To provide healthcare to poor and needy persons afflicted with diseases of poverty (Tuberculosis, HIV and pneumonia), and to provide primary healthcare education about diseases of poverty (Tuberculosis, HIV and pneumonia).

These will be achieved by:
  • The education of people about diseases of poverty (TB, HIV and pneumonia), including the facilitating the dissemination by those people of their knowledge, within their communities.
  • Assisting, where possible, patients with treatment failure drug-resistant tuberculosis who have been discharged from hospitals with minor modifications to living conditions to reduce the risk of transmission of the disease to others living in close proximity.
  • The establishment of a hospice-type (palliative) care facility for treatment-failure drug-resistant TB patients who have been discharged from hospital and whose home situation is such that there is a high risk of TB transmission to others living in the same home.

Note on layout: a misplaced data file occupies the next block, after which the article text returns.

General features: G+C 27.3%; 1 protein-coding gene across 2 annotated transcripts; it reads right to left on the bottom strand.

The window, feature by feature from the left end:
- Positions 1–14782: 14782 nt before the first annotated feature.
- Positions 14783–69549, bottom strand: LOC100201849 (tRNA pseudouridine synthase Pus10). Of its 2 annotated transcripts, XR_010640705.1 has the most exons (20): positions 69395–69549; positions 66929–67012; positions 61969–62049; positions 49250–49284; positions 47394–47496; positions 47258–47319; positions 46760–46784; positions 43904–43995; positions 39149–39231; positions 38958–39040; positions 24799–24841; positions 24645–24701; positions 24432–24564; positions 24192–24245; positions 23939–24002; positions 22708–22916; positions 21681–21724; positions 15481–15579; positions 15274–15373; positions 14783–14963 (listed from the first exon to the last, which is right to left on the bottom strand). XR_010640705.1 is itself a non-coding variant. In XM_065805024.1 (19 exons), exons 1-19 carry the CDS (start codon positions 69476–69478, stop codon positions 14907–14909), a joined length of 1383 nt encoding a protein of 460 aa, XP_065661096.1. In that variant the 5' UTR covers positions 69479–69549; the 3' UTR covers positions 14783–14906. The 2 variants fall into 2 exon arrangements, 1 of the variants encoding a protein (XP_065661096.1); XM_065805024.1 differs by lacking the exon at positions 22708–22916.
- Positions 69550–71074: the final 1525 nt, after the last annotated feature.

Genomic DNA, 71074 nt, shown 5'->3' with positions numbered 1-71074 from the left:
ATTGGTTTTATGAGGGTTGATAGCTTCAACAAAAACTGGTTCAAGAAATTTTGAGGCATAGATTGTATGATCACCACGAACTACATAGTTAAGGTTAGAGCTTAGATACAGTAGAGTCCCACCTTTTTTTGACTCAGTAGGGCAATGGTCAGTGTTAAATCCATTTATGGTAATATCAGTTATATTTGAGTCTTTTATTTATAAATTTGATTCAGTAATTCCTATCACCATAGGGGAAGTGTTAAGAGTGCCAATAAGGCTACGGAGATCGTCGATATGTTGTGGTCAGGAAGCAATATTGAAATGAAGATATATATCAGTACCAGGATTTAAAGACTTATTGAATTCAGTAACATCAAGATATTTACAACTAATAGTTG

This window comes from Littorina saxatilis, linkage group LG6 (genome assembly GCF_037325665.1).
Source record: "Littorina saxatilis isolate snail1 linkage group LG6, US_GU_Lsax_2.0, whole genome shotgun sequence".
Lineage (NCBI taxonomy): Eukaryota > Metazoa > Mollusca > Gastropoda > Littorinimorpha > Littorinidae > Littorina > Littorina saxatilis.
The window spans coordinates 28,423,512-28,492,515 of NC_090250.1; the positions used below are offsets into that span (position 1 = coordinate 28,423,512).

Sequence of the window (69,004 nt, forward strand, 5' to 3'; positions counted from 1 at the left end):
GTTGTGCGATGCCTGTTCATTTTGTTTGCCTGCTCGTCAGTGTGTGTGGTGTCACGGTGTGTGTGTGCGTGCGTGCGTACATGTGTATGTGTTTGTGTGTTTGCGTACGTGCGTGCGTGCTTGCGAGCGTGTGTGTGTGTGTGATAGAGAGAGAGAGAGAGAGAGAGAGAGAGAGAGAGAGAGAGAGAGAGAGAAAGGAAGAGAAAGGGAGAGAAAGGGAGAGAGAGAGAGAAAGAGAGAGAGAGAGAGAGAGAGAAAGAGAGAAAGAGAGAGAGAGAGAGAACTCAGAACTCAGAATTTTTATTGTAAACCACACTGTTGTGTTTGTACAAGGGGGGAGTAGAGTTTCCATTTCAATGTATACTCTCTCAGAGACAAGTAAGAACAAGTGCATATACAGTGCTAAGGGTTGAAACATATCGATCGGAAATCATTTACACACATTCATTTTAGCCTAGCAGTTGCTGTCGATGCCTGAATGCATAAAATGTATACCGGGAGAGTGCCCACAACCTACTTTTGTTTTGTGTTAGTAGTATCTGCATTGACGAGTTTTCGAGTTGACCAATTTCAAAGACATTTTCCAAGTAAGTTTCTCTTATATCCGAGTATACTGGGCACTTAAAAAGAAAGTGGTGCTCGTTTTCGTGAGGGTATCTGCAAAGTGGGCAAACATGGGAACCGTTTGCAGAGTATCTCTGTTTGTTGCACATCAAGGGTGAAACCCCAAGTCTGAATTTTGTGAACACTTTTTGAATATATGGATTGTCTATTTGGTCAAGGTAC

• Supporting and advocating for improved housing and the subsidisation of healthy food by Government as part of efforts to reduce the transmission of TB

    We also assist with extended drug sensitivity testing for destitute drug-resistant TB patients, in order to aid in the development of a salvage regimen.
    We also assist in TB diagnosis by purchasing urine LAM (Lipoarabinomannan) strips for use in hospitalised patients.
  • Donate

    Free of TB is an NGO aimed at raising funds to fight the epidemic in South Africa.
    We would appreciate any donations.
    Our tax exempt number is PBO registration no:930049193, which means your donations are tax deductible.
    Upon receipt of a donation the necessary documentation will be forwarded to the donor.

    SA Statistics

    Tuberculosis (TB) is a major global health problem. It causes ill-health among millions of people each year and ranks alongside the human immunodeficiency virus (HIV) as a leading cause of death worldwide. In 2014, there were an estimated 9.6 million new TB cases: 5.4 million among men, 3.2 million among women and 1.0 million among children. There were also 1.5 million TB deaths (1.1 million among HIV-negative people and 0.4 million among HIV-positive people), of which approximately 890 000 were men, 480 000 were women and 140 000 were children. The number of TB deaths is unacceptably high: with a timely diagnosis and correct treatment, almost all people with TB can be cured.